Frye also applies his historical sequence to thematic literature, in which internal characters disappear or are insignificant, and there is a fictional persona addressing his or her audience. In lyric poetry and in essays, the thought or theme becomes the focus, rather than the plot. Even here, Frye cautions, literature must work on its own internal hypotheses: The direct address of the real author to his real audience would cease to be literature. Thematic and fictional categories interpenetrate one another, but whatever the proportions, the poet—that is, the creator of literature— makes a literary whole which runs on its own internal principles. The literary critic must not fall victim to the intentional fallacy (judging a work by the biography of its maker), but must lay bare the form of a work (which for Frye amounts to uncovering the work’s true content). Such a process is rarely anachronistic. If the work is a comedy, it must end happily; succeeding explications can deepen an appreciation for the way the characters function within the story, but reference to the author or his intentions is unnecessary.

Those who have been critical of Frye’s seeming removal of literature from its historical context (despite his examination of the so-called historical modes in the first essay) have charged him with absolving the poet of any ethical responsibility. In the second essay, which deals with the theory of symbols (defined as any piece of literature on which critical attention can be focused), Frye suggests that within the self-created world of literature, part of the poet’s function “is to visualize the goals of human work.” A poem must not be subjected to “outside” standards of truth or beauty, for that would be a kind of idolatry. Instead, the literary universe must have its own coherence, but it is a coherence not of the individual work itself, but of a universal order, at the center of which are a group of archetypes to which all literary creations inevitably give acknowledgment. These archetypes, which by Frye’s definition are recurrent symbols in the literary universe (not the racial memories described by Carl Jung), areimages of things common to all men, and therefore have a communicable power which is potentially unlimited. Such symbols include those of food and drink, of the quest or journey, of light and darkness, and of sexual fulfillment, which would usually take the form of marriage.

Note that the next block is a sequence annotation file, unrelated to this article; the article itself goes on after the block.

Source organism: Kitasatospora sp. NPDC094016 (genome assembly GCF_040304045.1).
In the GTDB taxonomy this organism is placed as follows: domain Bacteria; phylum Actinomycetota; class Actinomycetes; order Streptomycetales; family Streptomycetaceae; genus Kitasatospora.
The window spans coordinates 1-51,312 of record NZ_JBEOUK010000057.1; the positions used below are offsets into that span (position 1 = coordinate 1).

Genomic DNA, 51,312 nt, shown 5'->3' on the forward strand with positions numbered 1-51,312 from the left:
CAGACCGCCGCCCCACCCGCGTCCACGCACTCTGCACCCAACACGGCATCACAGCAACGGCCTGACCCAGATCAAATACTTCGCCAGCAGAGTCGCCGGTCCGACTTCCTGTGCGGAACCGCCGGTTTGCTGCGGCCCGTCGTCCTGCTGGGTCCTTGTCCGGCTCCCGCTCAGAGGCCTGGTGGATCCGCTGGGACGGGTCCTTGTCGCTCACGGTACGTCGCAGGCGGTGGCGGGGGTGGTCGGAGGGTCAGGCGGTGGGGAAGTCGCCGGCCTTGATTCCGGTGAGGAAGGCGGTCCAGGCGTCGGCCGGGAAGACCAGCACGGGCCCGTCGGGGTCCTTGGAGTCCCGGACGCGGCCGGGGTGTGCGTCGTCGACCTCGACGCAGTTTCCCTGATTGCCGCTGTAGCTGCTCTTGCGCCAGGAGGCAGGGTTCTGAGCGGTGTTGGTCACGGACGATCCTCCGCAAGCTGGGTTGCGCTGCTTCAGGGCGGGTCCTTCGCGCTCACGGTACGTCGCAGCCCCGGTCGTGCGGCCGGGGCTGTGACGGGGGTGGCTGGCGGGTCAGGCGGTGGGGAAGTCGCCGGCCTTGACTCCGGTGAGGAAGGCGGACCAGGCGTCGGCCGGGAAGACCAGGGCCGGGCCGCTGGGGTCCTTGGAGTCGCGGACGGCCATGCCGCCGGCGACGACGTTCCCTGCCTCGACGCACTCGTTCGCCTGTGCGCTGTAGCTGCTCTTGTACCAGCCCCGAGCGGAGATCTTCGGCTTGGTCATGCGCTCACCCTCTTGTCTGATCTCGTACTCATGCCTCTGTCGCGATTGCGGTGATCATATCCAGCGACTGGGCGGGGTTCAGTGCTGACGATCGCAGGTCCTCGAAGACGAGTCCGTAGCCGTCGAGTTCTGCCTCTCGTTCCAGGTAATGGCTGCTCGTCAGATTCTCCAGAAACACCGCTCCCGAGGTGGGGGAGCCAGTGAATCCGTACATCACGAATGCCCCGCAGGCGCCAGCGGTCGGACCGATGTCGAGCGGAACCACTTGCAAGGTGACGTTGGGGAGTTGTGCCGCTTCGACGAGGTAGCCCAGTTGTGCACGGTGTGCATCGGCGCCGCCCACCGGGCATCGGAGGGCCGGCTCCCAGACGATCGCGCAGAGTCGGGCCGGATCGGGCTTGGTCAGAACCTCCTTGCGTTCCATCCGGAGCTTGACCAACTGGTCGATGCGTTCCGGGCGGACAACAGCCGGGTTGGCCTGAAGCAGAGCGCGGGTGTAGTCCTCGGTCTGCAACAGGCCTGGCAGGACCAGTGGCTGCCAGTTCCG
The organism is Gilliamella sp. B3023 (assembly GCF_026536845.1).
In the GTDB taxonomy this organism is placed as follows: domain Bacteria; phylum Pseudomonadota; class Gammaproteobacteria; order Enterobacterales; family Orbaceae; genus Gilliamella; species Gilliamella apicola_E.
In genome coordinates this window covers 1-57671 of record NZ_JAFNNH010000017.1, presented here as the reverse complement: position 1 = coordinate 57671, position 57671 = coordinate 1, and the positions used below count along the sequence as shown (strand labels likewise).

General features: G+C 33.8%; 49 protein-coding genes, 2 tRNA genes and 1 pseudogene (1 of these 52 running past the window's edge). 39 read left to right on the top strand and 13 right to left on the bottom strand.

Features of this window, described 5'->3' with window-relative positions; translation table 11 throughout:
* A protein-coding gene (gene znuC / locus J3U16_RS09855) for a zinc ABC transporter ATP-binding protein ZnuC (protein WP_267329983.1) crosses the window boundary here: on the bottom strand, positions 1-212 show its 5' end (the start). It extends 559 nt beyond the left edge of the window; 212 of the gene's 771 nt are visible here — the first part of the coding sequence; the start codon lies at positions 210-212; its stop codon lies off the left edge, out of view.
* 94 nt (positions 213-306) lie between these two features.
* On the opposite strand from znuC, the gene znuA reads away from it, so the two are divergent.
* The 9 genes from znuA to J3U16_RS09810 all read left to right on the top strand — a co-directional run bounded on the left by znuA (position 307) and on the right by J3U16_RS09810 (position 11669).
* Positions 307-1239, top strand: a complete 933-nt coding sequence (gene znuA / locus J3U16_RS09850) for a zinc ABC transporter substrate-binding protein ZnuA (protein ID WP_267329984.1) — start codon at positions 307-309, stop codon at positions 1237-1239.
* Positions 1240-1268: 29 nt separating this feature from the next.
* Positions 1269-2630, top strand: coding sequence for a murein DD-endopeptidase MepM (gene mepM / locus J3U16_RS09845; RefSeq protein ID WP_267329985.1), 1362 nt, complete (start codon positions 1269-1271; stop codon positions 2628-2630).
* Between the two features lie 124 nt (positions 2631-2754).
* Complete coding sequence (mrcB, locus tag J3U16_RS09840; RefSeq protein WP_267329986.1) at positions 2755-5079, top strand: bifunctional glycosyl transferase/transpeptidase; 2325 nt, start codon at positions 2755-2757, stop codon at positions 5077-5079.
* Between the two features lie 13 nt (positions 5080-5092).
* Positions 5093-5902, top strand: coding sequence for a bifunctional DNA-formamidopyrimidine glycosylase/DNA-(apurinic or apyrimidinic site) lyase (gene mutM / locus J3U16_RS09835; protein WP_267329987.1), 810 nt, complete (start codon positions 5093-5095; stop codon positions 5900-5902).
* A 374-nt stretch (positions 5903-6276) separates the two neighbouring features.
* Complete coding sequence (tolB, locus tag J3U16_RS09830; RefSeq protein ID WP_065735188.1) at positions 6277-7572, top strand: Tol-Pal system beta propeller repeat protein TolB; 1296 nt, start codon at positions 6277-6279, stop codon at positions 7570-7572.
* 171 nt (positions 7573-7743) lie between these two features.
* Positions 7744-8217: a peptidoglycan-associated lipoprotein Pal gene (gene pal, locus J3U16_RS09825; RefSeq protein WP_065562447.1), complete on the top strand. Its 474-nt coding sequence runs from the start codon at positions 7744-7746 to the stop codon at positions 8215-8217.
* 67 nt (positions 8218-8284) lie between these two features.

The entire sweep of literature, embodying these archetypes, is precisely the space where human imagination is liberated. The purpose of ethical criticism is to delineate the structure of this liberation; though poetry stands within the universe of literature, it has a potential relationship to the actual world. Frye is much influenced by the mystical vision of poet William Blake (indeed, Frye’s first book, published in 1947, was titled Fearful Symmetry: A Study of William Blake, and in Frye’s consideration of Blake’s imagery and symbolism Anatomy of Criticism was born); it seems clear that embedded within Frye’s comprehensive taxonomy is the assumption of the almost metaphysical standing of literature as a whole.

The recurrent images of the archetypes are ritualistic (marriage is an example, or a rite of passage), but they are at the same time expressions of the fulfillment (or the blocking) of desire (what Frye calls “dream”). Desire builds civilization and is never content; the poet expresses the outworking of this desire, this work of building, as a “verbal hypothesis.” Thus, the archetypal critic would analyze plot by referring to its ritualistic aspects and analyze the significance of the work by referring to the outworking of the desire as it takes tragic, ironic, or comic shape. These analyses in turn have meaning by reference to the great myths that have shaped human civilization.

Myth, in Frye’s exposition, unites ritual and desire (plot and theme) in a grand vision of “literature as leading to the conception of an order of nature as a whole being imitated by a corresponding order of words.” In Western culture, exposition of the structures of literature in the light of the classical and Christian heritage provides apocalyptic myths uniting man with the gods, or God. Straight myth deals with gods and demons; slightly displaced, it becomes romance; still more displaced, it produces ironic literature, which in its frequent demonic references harks back to undisplaced myth. Myth in its undisplaced form provides for Frye a “grammar of apocalyptic imagery.” In the mythical mode heavenly imagery prevails, in the ironic mode that of the demonic. Between the two extremes, myth in the romantic mode brings forth images of innocence; in the high mimetic, images of the world of nature and reason; and in the low mimetic, images of the world of experience. Here is where man must work to eke out his existence.